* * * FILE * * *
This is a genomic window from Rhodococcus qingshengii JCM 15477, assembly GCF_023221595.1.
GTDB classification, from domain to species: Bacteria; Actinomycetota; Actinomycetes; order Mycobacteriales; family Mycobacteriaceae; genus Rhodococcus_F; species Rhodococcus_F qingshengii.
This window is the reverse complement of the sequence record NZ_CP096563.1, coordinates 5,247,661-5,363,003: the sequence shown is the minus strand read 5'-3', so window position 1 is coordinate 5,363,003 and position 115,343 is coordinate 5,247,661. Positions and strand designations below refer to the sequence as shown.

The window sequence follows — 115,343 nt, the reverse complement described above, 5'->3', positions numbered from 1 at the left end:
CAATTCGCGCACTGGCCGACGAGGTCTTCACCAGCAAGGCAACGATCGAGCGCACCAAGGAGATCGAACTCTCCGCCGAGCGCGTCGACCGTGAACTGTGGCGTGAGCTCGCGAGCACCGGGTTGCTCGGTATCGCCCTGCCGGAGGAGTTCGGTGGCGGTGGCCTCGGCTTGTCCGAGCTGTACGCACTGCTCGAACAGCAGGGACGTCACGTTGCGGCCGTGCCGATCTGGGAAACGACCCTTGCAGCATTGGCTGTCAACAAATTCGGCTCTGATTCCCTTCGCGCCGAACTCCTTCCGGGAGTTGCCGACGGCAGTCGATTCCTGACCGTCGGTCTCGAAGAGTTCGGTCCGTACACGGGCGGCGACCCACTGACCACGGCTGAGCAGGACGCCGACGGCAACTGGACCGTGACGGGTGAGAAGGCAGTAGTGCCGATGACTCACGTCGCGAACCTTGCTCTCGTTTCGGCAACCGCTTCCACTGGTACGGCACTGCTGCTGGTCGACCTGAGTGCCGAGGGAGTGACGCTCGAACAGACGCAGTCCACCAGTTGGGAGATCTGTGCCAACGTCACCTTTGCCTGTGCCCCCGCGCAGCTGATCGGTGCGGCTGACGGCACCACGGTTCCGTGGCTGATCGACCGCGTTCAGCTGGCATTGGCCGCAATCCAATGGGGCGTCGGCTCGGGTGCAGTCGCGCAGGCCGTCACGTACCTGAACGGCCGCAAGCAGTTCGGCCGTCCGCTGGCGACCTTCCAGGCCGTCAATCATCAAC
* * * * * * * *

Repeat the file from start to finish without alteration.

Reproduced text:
This is a genomic window from Rhodococcus qingshengii JCM 15477, assembly GCF_023221595.1.
GTDB classification, from domain to species: Bacteria; Actinomycetota; Actinomycetes; order Mycobacteriales; family Mycobacteriaceae; genus Rhodococcus_F; species Rhodococcus_F qingshengii.
This window is the reverse complement of the sequence record NZ_CP096563.1, coordinates 5,247,661-5,363,003: the sequence shown is the minus strand read 5'-3', so window position 1 is coordinate 5,363,003 and position 115,343 is coordinate 5,247,661. Positions and strand designations below refer to the sequence as shown.

The window sequence follows — 115,343 nt, the reverse complement described above, 5'->3', positions numbered from 1 at the left end:
CAATTCGCGCACTGGCCGACGAGGTCTTCACCAGCAAGGCAACGATCGAGCGCACCAAGGAGATCGAACTCTCCGCCGAGCGCGTCGACCGTGAACTGTGGCGTGAGCTCGCGAGCACCGGGTTGCTCGGTATCGCCCTGCCGGAGGAGTTCGGTGGCGGTGGCCTCGGCTTGTCCGAGCTGTACGCACTGCTCGAACAGCAGGGACGTCACGTTGCGGCCGTGCCGATCTGGGAAACGACCCTTGCAGCATTGGCTGTCAACAAATTCGGCTCTGATTCCCTTCGCGCCGAACTCCTTCCGGGAGTTGCCGACGGCAGTCGATTCCTGACCGTCGGTCTCGAAGAGTTCGGTCCGTACACGGGCGGCGACCCACTGACCACGGCTGAGCAGGACGCCGACGGCAACTGGACCGTGACGGGTGAGAAGGCAGTAGTGCCGATGACTCACGTCGCGAACCTTGCTCTCGTTTCGGCAACCGCTTCCACTGGTACGGCACTGCTGCTGGTCGACCTGAGTGCCGAGGGAGTGACGCTCGAACAGACGCAGTCCACCAGTTGGGAGATCTGTGCCAACGTCACCTTTGCCTGTGCCCCCGCGCAGCTGATCGGTGCGGCTGACGGCACCACGGTTCCGTGGCTGATCGACCGCGTTCAGCTGGCATTGGCCGCAATCCAATGGGGCGTCGGCTCGGGTGCAGTCGCGCAGGCCGTCACGTACCTGAACGGCCGCAAGCAGTTCGGCCGTCCGCTGGCGACCTTCCAGGCCGTCAATCATCAAC